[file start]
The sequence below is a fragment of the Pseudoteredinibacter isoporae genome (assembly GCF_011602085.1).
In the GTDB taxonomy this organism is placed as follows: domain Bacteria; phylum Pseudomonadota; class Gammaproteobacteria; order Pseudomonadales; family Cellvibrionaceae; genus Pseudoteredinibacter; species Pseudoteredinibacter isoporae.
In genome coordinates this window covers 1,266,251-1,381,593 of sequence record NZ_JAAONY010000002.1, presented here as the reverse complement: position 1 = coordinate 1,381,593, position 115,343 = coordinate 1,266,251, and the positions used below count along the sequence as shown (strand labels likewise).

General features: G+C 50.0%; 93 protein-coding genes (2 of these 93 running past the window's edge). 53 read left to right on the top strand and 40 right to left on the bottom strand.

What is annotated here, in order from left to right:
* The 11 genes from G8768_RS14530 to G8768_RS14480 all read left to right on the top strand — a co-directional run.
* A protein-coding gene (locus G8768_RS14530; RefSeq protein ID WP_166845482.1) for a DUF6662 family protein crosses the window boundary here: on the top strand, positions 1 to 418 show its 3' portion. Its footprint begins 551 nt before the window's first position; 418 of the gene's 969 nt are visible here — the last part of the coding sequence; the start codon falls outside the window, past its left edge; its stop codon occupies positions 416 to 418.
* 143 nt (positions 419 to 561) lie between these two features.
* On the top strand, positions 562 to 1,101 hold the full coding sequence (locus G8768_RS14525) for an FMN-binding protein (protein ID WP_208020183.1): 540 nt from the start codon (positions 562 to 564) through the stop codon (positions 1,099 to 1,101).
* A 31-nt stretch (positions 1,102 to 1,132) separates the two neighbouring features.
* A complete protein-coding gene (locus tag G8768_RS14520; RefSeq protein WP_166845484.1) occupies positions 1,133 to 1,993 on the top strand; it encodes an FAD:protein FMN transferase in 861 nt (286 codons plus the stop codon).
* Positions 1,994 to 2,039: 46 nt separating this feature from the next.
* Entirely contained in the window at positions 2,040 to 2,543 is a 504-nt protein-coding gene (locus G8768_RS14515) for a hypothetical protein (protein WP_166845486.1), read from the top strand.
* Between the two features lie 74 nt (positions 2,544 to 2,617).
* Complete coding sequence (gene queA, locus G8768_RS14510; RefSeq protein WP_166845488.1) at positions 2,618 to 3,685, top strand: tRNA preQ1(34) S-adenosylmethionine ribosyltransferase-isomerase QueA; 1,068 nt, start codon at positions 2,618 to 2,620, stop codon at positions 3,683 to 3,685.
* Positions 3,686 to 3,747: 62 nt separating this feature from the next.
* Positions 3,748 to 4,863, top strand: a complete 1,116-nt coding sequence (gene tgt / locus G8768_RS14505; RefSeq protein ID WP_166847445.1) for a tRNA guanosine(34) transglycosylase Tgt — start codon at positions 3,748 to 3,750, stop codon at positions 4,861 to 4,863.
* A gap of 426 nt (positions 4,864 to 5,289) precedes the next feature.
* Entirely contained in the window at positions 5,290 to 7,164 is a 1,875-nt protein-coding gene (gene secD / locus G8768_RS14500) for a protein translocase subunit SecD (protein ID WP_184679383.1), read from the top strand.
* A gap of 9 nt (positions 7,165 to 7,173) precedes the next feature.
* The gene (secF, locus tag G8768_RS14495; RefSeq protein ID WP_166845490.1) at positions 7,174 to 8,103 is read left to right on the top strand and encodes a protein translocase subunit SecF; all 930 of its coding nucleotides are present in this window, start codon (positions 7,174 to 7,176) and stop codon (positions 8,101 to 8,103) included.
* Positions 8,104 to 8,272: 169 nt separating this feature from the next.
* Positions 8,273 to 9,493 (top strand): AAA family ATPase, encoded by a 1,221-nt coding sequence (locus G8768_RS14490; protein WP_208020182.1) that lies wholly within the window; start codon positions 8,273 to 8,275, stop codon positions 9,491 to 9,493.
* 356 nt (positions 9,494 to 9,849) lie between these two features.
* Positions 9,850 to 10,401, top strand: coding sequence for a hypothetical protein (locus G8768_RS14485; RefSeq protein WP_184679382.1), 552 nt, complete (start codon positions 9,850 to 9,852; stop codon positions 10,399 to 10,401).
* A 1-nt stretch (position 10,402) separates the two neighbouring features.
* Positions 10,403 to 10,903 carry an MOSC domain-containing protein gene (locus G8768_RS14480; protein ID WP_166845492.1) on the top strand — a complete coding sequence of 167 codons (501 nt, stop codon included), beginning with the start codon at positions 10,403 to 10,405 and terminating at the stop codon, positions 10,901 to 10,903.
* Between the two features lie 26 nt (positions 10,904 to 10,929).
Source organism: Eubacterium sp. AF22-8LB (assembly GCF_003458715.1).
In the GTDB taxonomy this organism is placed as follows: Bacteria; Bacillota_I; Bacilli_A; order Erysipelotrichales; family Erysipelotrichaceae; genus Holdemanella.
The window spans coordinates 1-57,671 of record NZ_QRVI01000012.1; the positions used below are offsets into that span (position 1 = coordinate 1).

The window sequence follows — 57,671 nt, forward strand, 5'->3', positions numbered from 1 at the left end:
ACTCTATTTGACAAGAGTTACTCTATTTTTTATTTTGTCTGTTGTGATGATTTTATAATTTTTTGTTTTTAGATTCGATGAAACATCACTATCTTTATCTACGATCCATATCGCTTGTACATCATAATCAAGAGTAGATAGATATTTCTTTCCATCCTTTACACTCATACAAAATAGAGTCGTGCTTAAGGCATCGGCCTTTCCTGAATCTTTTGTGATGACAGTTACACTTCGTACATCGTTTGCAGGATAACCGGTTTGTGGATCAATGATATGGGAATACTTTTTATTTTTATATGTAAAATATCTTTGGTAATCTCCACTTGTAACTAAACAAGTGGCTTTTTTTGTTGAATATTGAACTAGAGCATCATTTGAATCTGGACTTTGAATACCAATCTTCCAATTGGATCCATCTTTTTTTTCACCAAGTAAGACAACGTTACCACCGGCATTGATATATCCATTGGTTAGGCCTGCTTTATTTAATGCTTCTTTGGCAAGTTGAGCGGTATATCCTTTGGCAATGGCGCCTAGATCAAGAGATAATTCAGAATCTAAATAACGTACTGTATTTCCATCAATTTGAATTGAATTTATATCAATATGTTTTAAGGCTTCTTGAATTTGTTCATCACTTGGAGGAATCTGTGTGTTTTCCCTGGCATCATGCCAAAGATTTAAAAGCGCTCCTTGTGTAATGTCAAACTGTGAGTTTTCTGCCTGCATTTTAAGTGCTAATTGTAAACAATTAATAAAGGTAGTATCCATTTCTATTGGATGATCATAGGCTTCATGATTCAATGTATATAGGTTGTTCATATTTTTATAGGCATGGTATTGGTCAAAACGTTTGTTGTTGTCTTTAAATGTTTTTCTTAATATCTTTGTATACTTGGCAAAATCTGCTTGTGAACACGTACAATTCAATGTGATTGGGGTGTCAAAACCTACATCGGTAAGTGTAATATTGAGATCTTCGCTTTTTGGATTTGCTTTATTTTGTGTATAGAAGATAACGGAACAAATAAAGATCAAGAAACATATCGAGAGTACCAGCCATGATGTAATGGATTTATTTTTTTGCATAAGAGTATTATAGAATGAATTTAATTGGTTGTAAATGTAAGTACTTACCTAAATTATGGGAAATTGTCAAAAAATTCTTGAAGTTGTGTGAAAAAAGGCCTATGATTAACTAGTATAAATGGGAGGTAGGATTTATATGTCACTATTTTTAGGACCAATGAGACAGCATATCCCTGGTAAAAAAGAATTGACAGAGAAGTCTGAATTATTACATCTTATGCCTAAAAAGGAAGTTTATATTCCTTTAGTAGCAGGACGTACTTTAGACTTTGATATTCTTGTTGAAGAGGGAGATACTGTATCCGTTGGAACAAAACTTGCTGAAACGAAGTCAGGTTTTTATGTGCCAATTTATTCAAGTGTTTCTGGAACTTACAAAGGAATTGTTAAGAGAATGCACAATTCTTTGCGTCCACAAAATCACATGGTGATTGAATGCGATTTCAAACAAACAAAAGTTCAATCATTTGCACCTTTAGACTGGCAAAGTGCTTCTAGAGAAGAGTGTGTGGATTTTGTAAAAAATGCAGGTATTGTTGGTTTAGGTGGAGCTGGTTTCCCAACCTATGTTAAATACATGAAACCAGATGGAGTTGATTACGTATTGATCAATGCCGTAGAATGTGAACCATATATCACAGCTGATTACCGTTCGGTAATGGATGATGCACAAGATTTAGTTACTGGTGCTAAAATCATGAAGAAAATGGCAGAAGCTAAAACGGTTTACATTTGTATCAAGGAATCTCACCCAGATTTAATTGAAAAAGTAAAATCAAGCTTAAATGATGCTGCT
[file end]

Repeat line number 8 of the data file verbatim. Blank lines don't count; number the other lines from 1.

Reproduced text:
* 143 nt (positions 419 to 561) lie between these two features.